Is the study valid?

Potential reasons for an article’s rejection include insufficient statistical power or use of an unvalidated research instrument. Additionally, different study types bring different potential problems, some of which are summarised below.


Was a control group (or groups) required and if controls were used were they appropriate?
Were the randomisation, allocation concealment and/or blinding or masking adequate?
If the trial was randomised, was it registered?
Did the study deviate significantly from the protocol?
Is a power calculation provided and is it sufficient?
Were the analyses preplanned?
Were the harms analysed?

Systematic reviews

Were the search terms sufficiently defined?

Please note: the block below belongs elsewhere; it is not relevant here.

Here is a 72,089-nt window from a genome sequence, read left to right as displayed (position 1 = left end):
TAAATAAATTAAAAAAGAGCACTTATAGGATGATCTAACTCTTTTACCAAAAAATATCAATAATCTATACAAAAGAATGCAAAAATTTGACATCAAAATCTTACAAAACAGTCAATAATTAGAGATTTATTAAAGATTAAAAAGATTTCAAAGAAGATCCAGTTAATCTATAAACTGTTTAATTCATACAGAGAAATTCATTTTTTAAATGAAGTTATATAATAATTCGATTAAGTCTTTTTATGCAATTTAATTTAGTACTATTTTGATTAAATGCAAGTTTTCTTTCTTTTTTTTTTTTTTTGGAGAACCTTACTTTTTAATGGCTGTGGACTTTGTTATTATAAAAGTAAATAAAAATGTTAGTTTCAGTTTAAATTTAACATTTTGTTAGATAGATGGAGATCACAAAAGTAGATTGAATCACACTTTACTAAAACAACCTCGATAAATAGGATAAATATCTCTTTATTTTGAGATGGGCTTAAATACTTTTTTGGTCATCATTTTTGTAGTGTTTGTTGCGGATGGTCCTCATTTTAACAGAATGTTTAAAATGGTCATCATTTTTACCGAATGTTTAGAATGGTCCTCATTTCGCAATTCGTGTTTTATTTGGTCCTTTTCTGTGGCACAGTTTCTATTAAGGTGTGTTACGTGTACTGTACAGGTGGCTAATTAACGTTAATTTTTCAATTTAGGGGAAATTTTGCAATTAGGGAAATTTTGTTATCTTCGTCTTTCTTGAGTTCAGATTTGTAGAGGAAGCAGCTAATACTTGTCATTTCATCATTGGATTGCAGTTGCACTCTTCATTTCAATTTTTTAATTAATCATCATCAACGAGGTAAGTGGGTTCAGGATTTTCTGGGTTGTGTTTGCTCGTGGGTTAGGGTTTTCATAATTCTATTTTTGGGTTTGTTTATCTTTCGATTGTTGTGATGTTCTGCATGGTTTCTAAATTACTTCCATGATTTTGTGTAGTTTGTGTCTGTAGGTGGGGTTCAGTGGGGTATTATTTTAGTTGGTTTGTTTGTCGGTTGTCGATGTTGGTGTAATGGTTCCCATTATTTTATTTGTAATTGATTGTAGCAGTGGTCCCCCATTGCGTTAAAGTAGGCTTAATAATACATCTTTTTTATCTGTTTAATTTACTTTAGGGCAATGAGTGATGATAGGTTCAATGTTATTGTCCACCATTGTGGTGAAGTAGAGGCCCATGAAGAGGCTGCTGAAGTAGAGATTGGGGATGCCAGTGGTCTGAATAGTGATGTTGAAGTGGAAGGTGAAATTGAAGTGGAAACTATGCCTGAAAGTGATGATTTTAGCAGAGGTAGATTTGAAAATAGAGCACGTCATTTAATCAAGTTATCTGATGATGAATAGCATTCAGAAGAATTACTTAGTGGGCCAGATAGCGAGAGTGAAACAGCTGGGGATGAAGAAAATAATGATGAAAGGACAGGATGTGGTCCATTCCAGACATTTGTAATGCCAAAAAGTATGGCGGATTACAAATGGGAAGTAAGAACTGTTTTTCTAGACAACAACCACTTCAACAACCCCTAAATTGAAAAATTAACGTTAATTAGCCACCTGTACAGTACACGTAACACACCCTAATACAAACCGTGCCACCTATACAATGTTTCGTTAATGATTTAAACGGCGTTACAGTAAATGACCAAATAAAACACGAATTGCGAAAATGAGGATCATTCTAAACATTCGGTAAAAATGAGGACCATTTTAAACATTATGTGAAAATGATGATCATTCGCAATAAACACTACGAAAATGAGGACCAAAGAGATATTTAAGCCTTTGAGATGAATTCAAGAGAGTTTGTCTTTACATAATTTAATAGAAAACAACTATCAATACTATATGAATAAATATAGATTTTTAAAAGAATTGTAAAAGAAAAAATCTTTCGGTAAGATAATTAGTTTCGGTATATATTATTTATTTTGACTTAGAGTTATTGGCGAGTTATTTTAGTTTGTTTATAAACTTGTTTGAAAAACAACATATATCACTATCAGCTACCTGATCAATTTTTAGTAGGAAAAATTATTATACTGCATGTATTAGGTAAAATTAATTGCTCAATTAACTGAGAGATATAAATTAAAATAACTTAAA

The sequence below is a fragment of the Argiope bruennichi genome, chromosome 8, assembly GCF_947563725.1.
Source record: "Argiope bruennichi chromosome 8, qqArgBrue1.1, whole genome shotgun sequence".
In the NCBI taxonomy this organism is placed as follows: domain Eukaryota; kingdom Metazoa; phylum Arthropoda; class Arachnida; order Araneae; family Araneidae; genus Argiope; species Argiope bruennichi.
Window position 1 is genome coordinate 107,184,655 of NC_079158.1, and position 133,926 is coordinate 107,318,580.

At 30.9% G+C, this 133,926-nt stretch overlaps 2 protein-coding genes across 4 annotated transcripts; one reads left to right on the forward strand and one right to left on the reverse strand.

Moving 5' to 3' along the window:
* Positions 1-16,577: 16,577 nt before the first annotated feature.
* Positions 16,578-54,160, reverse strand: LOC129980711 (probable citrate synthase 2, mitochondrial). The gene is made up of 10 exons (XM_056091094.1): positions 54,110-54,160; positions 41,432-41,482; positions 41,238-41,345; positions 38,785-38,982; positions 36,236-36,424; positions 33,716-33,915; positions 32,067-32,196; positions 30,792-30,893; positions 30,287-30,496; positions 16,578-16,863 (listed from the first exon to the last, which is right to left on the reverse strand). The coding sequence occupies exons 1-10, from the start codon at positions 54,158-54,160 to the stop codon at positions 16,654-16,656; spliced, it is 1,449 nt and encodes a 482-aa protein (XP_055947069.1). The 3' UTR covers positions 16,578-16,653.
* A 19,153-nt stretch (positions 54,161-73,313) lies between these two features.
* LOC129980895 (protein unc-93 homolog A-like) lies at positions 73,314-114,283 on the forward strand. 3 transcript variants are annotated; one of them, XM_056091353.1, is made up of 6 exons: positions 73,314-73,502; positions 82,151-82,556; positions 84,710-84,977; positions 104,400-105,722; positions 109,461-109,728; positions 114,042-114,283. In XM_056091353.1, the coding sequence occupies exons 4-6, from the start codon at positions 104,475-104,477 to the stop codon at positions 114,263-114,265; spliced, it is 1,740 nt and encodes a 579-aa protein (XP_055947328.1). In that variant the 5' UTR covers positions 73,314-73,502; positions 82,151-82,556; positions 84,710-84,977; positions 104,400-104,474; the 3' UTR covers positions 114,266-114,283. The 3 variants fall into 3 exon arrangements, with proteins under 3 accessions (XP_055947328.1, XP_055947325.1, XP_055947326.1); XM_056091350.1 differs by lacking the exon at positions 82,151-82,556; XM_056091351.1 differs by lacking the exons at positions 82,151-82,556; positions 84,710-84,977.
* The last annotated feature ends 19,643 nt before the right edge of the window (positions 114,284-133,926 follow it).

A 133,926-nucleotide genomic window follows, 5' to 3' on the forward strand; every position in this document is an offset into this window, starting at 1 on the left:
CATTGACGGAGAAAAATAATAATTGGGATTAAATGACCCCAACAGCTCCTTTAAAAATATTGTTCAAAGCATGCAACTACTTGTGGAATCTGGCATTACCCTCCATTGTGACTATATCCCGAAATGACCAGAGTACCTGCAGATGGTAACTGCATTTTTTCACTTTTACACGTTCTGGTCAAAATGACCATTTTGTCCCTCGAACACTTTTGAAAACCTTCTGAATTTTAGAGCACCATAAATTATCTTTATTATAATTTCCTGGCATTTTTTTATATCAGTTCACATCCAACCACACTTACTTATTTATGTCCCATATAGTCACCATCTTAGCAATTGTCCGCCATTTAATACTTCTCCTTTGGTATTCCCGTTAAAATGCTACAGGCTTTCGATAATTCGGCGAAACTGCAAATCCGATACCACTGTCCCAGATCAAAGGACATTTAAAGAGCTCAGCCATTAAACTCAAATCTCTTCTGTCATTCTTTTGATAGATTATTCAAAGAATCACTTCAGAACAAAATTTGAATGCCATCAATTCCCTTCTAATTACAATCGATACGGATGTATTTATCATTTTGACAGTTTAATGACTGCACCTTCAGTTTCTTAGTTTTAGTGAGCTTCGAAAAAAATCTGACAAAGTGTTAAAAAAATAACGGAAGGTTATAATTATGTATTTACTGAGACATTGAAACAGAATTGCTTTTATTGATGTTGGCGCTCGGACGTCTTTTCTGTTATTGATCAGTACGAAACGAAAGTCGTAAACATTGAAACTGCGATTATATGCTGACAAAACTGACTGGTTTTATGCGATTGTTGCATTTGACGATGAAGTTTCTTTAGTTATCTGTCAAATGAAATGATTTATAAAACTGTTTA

Was the search inappropriately limited only to recent studies or English-language research?
Did only one researcher appraise the studies (and if so were sufficient steps taken to minimise bias)?

Observational studies

Is there important confounding and bias (owing to absent or incomplete measurement of/adjustment for important factors)?

Survey research

Was the response rate robust (>65%)? If not, should a high response rate have been achievable?
Is any important non-response bias accounted for and analysed?

Qualitative studies

Is the study placed within a theoretical framework?
Is the sampling strategy clearly described?
Is the sampling driven by convenience or theory?
Are the methods of data analysis clearly described and theoretically justified?
Does the data analysis relate to the original research question?

Pilot studies

Is there a clear explanation of why the term ‘pilot study’ applies (see our instructions for authors)?
Is the sample/study size justified?

5. Is the research presented correctly? >>